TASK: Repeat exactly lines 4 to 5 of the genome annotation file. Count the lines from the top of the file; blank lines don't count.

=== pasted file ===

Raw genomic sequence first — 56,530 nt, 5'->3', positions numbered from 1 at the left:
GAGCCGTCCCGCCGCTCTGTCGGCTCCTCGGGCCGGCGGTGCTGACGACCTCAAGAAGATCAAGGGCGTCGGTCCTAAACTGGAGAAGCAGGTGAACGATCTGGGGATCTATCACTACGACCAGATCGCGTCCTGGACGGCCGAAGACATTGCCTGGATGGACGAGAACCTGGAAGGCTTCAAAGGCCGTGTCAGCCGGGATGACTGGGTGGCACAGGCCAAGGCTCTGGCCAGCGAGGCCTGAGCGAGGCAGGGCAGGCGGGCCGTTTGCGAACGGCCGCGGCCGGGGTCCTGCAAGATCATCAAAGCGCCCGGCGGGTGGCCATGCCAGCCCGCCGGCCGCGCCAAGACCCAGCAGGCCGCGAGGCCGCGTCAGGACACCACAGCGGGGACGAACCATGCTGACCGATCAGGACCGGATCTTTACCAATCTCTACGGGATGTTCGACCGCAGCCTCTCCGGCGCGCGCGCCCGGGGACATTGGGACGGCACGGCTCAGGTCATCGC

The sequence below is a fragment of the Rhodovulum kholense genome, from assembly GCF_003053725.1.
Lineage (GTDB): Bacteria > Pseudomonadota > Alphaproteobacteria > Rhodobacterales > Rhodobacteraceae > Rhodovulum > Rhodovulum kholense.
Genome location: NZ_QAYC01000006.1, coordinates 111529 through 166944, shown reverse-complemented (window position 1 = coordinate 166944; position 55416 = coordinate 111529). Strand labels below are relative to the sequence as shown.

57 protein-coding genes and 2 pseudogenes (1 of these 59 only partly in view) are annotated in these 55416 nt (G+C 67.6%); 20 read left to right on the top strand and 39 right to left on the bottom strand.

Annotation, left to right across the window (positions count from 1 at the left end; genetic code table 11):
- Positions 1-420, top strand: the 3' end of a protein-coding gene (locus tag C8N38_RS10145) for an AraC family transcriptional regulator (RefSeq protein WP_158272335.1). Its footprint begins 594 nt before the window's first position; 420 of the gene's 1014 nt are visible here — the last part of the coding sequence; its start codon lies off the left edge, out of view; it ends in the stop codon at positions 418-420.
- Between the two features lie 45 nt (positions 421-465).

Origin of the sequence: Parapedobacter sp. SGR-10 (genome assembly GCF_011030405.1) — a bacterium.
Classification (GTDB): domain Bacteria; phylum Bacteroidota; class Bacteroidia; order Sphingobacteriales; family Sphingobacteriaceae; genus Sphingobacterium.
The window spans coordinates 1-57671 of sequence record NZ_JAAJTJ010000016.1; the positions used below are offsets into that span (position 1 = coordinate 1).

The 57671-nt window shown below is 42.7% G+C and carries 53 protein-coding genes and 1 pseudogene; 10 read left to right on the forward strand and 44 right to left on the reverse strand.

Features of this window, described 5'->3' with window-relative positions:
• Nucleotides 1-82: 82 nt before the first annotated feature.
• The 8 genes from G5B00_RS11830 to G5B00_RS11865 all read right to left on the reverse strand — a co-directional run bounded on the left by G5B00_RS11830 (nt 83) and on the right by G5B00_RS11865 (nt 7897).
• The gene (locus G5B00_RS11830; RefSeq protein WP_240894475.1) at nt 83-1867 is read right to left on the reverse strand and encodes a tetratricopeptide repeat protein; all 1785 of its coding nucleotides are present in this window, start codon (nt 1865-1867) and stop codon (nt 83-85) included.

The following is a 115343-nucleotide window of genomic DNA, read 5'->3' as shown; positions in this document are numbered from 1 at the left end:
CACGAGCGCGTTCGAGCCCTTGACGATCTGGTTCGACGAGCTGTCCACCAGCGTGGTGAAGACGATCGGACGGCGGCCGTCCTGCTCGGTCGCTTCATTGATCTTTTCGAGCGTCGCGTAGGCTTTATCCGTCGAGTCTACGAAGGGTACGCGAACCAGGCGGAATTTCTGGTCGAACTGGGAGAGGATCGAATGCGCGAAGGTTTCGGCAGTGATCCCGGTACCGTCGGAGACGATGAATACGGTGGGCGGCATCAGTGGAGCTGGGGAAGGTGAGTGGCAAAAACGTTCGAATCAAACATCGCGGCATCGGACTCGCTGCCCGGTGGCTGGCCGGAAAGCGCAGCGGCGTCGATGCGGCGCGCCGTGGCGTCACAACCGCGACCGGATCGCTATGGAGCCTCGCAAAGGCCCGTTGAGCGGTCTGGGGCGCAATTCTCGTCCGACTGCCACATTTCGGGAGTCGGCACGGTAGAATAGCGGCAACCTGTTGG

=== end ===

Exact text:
Lineage (GTDB): Bacteria > Pseudomonadota > Alphaproteobacteria > Rhodobacterales > Rhodobacteraceae > Rhodovulum > Rhodovulum kholense.
Genome location: NZ_QAYC01000006.1, coordinates 111529 through 166944, shown reverse-complemented (window position 1 = coordinate 166944; position 55416 = coordinate 111529). Strand labels below are relative to the sequence as shown.